Replace the use of terms that describe character with specific content to demonstrate how you accomplished or achieved something. Shed some light on your method of execution. For instance, to show you were "results-oriented," indicate on your resume how you increased sales in your department by XX percent within a year or increased the number of attendees to an annual conference by XX percent compared to previous years. If you don't actually have numbers, you can approximate percentages: "Introduced new procedures that slashed cycle times approximately 20%."

2. Use numbers and symbols.

Numbers and symbols quickly jump out at employers so use them whenever you can. Resumes have their own special rules and I always show all numbers as digits as they catch the eye. Percentages are always best as they show the impact of your efforts. For example, saying "Increased sales $750K over prior year" is nice but to some companies that is petty cash and your company might not like your giving out their private information; better to say "Increased sales 43% over prior year." Simply avoid words that don't define, such as "many," "few" and "several."

3. Don't list responsibilities of your previous jobs, demonstrate outcomes.

The problem with writing responsibilities you held on the job is it doesn't tell an employer how successful you were at executing your plans. An employer only cares about how good you did your job and how what you did can apply to the job they are offering. Rather than list responsibilities, demonstrate your performance.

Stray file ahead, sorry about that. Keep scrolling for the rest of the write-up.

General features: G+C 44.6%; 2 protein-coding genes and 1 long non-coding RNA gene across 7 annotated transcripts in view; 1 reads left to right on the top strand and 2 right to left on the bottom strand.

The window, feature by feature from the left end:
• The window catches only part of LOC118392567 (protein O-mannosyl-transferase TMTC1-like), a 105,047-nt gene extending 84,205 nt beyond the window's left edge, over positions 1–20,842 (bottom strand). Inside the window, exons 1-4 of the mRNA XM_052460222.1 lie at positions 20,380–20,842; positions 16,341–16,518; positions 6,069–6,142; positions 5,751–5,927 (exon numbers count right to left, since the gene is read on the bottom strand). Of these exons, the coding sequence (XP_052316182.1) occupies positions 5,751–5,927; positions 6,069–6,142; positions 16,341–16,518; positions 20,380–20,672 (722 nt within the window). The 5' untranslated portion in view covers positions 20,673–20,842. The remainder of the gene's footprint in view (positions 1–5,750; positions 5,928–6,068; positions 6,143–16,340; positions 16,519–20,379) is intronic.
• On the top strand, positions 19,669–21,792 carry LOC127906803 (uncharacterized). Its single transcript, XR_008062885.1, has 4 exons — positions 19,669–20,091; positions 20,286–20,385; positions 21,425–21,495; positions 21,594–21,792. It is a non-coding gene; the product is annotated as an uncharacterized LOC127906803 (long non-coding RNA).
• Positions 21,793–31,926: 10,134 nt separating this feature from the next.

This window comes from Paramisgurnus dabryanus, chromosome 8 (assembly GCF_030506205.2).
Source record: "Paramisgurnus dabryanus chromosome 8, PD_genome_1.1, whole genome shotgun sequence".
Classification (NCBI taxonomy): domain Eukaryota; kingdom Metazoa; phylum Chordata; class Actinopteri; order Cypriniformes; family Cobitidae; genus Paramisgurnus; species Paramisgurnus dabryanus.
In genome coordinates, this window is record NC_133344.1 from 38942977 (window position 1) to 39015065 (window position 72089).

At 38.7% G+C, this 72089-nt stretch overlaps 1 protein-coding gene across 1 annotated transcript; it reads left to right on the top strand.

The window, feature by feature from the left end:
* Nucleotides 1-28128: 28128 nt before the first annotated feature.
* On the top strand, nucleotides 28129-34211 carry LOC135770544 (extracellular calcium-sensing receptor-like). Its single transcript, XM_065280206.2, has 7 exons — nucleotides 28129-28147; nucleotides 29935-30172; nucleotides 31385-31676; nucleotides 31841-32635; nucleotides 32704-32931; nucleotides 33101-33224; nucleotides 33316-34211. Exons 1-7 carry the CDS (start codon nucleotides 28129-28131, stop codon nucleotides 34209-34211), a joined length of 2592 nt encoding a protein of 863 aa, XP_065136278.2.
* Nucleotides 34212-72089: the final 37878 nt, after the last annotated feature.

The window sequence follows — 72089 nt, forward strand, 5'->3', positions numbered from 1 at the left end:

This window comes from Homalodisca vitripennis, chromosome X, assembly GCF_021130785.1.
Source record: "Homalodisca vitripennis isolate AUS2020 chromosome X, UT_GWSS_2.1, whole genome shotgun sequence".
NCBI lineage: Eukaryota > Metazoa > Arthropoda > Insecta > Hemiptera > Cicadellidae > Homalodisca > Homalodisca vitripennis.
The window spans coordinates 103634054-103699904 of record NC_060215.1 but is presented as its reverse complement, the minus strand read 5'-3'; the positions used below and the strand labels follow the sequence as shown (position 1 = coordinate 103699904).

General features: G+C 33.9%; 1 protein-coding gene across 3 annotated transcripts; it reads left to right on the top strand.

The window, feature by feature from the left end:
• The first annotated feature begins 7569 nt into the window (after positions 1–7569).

Are you the most senior member of your team? Do people turn to you for the more challenging issues? Is your productivity level higher than your peers? Do you resolve issues on the first call versus others needing 2-3 calls? Is your level of accuracy and the quality of your work at the highest level? Have you demonstrated the ability to meet aggressive deadlines? Statements like "consistently recognized for delivering quality results at less cost than budgeted" showcases your effectiveness even when you don't have the actual numbers.

4. Only detail specialized technical skills.

Today's employers expect candidates to know basic computing skills and programs, so only list specialized technical skills that are relevant for the job. An employer does not need to see you know programs such as Microsoft Word, Excel or PowerPoint. Also, when you do list any technical skill, tell an employer how well you know the specific program by detailing what you may have created or did with it. Simply listing a specific program will not help an employer understand how well you know it or what your capabilities are.

Fill your resume with performance statements instead of fluff and you will see a dramatic improvement in your job search results.

Don Goodman, president "About Jobs" is a nationally recognized career expert. Don has assisted thousands of people with their career search. A Certified Career Management Coach and Expert Resume Writer, he has been a Featured Keynote Speaker at dozens of Job Fairs, Executive Conferences, and State Agency events and has worked with several the Career Placement Services. Learn more about Don at his website.

Subscribe Now

Search Our Site

Recommended Tools